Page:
There are alternatives to criminal prosecution for the justice system
Recently, key criminal justice players in Kenya, led by the Office of the Director of Public Prosecution (ODPP), pitched tent in Lamu County for a service week.
The intention of the state and non-state actors in this part of the All for Justice Project, which seeks to reduce case backlogs in courts and decongest prison population, was to dispense justice without delay but within the realm of the law.
They sought to put into use three “new” prosecutorial tools — plea bargaining, diversion policy and prosecutorial power on whether to charge or not.
The tools have either been in our laws but rarely used or practically used but lacked legal and policy backing. In a country with a prison population way above 200 percent of capacity and a huge case backlog in the courts, 70 percent of them petty offences, alternatives to prosecution must be considered.
Plea bargaining is a legal concept provided for in Section 137(A) to 137 (O) of the Criminal Procedure Code (CPC). The accused person or their legal representative mutually agree with the prosecution to bring a case to an end with the approval of the court. The deal, in writing in the form of a plea agreement, is then filed with the court.
It can be entered in all cases except sexual offences, crimes against humanity, war crimes and genocide. It includes murder and terrorism.
It allows an accused to plead guilty in exchange for a lesser charge — for instance, from murder to manslaughter — softer sentence or alternative charge. It is, therefore, not for the innocent.
But despite being a deal between the accused and the prosecution, the victim’s sentiment is considered, through victim impact assessment, as well as a recommendation of compensation and apology in certain instances.
This method can reduce case backlog since one waives their right to trial. It can also aid the fight against corruption, where the accused has the option of refunding the embezzled public funds for lesser punishment.
And it can be crucial in terrorism- and drug-related cases as the lowest in the chain can provide information about their masters for leniency.
However, there is a need for rigorous sensitisation about plea agreement. The public need to know that the accused are not cutting deals with prosecutors.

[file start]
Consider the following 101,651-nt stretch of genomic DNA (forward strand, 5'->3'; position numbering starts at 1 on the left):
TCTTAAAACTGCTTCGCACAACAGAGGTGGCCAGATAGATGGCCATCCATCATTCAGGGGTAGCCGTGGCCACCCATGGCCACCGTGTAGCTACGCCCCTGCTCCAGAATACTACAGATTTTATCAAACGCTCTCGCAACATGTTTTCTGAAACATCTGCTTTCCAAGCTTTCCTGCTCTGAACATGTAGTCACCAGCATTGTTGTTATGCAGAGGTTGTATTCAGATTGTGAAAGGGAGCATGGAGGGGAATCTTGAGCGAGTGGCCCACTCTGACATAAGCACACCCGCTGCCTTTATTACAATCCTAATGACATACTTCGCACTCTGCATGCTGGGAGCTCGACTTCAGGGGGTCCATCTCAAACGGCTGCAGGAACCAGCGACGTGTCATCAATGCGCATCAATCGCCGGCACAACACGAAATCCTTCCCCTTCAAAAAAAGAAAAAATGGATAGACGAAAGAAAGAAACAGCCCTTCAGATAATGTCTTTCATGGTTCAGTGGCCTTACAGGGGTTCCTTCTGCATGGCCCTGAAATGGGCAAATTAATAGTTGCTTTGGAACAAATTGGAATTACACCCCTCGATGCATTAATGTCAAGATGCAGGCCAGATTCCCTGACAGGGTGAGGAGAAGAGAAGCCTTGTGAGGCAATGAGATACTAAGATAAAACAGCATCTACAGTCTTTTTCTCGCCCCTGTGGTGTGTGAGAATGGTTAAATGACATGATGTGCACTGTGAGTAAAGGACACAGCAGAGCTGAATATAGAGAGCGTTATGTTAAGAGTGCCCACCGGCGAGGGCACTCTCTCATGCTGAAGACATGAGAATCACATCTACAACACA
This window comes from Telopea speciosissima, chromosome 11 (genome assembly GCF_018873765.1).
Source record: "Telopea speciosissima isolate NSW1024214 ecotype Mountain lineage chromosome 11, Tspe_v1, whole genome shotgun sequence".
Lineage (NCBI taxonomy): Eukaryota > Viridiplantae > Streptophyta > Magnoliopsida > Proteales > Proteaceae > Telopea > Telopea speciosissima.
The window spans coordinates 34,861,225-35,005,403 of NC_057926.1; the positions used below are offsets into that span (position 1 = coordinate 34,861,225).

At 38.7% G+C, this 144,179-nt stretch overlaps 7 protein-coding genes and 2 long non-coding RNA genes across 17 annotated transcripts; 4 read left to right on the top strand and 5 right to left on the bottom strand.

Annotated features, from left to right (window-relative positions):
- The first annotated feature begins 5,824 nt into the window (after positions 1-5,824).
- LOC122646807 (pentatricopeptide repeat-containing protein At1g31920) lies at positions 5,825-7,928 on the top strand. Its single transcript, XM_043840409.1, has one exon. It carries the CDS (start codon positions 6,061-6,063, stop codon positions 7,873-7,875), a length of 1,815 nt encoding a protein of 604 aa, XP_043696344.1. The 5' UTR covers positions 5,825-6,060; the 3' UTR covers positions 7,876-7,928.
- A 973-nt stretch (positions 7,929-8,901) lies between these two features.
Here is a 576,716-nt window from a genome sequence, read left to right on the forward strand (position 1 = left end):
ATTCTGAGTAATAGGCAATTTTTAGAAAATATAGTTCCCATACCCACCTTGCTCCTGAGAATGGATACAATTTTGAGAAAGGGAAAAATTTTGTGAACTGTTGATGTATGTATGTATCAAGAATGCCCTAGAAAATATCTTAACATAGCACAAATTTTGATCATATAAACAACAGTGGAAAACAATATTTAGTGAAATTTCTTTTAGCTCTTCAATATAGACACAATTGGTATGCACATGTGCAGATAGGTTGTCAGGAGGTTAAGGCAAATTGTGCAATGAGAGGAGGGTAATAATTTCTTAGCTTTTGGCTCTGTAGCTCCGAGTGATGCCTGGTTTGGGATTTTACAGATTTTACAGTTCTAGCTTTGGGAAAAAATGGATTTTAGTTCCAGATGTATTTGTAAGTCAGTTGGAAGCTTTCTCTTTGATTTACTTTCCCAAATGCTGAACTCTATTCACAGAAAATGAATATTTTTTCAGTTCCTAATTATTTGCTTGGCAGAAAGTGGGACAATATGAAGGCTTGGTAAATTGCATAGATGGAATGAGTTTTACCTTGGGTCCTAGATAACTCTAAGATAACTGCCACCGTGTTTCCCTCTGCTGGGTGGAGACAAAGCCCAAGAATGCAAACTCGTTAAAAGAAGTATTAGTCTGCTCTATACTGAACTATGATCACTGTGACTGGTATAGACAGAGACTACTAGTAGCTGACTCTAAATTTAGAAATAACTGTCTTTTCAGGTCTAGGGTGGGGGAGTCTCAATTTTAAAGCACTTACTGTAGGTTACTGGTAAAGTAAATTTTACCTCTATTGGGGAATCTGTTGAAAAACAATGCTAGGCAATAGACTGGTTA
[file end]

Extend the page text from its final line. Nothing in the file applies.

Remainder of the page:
The victims’ and public interest must also be at the centre of it. Justice must be served to all.
The second tool is the diversion policy, introduced by the National Prosecution Policy (2015) as an alternative to criminal prosecution.
Is it not more effective to take a drug addict to a rehabilitation facility instead of prison? How helpful is it to jail a young person operating a business without a permit? Wouldn’t it be more useful if they were given two more days to get one? Why not escort someone without an ID to Huduma Centre to get one rather than jail them?
The police and, in some instances, prosecutors have previously used diversion. Rather than go through the entire formal judicial process, and with due considerations, prosecutors are encouraged to wave prosecution or discontinue proceedings either conditionally or unconditionally.
Diversion enhances quick conclusion of criminal matters while offering the accused, who accepts responsibility, a second chance to correct their mistakes and/or reform.
Lastly, prosecutors should be empowered enough to decide which cases to prosecute or not after clear consideration and due diligence.
It is of no use for a prosecutor to proceed with a case that has no evidence — at the expense of the court’s time and public resources.
These alternatives will not only reduce case backlog but also the agony of imprisonment. The public, if made aware of these “quick fix” legal processes, are likely to stop bribing to avoid the long and complex legal processes. Public resources and courts’ time will be saved as judicial officers concentrate on the more complex cases.
Kenya’s criminal justice system need to uphold the spirit of the Constitution, which shifted from retributive to restorative justice. Both the prosecution and defence counsels, and paralegals, must uphold these tools. The public should also be made aware of the availability of these alternatives and how they work.
This article was first published here